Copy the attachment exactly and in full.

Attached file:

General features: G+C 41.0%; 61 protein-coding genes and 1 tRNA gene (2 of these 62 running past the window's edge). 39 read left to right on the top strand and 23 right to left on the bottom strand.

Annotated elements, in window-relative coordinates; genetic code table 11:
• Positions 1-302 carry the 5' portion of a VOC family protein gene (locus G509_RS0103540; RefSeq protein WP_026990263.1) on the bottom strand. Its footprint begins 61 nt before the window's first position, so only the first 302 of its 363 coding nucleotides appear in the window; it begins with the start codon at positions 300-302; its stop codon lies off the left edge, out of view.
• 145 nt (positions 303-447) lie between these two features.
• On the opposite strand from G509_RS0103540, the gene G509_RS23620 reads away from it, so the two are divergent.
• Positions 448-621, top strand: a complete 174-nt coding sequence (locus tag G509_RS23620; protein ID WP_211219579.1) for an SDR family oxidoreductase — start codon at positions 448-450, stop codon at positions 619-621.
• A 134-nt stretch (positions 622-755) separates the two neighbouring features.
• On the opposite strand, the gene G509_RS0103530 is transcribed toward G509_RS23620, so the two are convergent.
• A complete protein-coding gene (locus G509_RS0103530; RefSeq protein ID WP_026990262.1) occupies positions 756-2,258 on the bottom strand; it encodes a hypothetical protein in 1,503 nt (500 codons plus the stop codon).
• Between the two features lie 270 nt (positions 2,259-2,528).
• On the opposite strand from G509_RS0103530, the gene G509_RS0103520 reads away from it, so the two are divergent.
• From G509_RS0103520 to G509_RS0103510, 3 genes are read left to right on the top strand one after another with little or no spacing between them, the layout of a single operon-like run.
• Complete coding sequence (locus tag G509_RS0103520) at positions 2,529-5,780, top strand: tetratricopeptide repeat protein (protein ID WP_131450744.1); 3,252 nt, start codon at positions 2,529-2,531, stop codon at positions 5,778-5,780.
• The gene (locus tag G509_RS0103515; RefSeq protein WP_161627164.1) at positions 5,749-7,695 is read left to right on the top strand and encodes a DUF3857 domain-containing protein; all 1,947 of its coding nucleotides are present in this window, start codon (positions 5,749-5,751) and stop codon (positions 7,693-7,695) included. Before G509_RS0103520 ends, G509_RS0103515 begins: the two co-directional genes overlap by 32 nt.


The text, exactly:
General features: G+C 41.0%; 61 protein-coding genes and 1 tRNA gene (2 of these 62 running past the window's edge). 39 read left to right on the top strand and 23 right to left on the bottom strand.

Annotated elements, in window-relative coordinates; genetic code table 11:
• Positions 1-302 carry the 5' portion of a VOC family protein gene (locus G509_RS0103540; RefSeq protein WP_026990263.1) on the bottom strand. Its footprint begins 61 nt before the window's first position, so only the first 302 of its 363 coding nucleotides appear in the window; it begins with the start codon at positions 300-302; its stop codon lies off the left edge, out of view.
• 145 nt (positions 303-447) lie between these two features.
• On the opposite strand from G509_RS0103540, the gene G509_RS23620 reads away from it, so the two are divergent.
• Positions 448-621, top strand: a complete 174-nt coding sequence (locus tag G509_RS23620; protein ID WP_211219579.1) for an SDR family oxidoreductase — start codon at positions 448-450, stop codon at positions 619-621.
• A 134-nt stretch (positions 622-755) separates the two neighbouring features.
• On the opposite strand, the gene G509_RS0103530 is transcribed toward G509_RS23620, so the two are convergent.
• A complete protein-coding gene (locus G509_RS0103530; RefSeq protein ID WP_026990262.1) occupies positions 756-2,258 on the bottom strand; it encodes a hypothetical protein in 1,503 nt (500 codons plus the stop codon).
• Between the two features lie 270 nt (positions 2,259-2,528).
• On the opposite strand from G509_RS0103530, the gene G509_RS0103520 reads away from it, so the two are divergent.
• From G509_RS0103520 to G509_RS0103510, 3 genes are read left to right on the top strand one after another with little or no spacing between them, the layout of a single operon-like run.
• Complete coding sequence (locus tag G509_RS0103520) at positions 2,529-5,780, top strand: tetratricopeptide repeat protein (protein ID WP_131450744.1); 3,252 nt, start codon at positions 2,529-2,531, stop codon at positions 5,778-5,780.
• The gene (locus tag G509_RS0103515; RefSeq protein WP_161627164.1) at positions 5,749-7,695 is read left to right on the top strand and encodes a DUF3857 domain-containing protein; all 1,947 of its coding nucleotides are present in this window, start codon (positions 5,749-5,751) and stop codon (positions 7,693-7,695) included. Before G509_RS0103520 ends, G509_RS0103515 begins: the two co-directional genes overlap by 32 nt.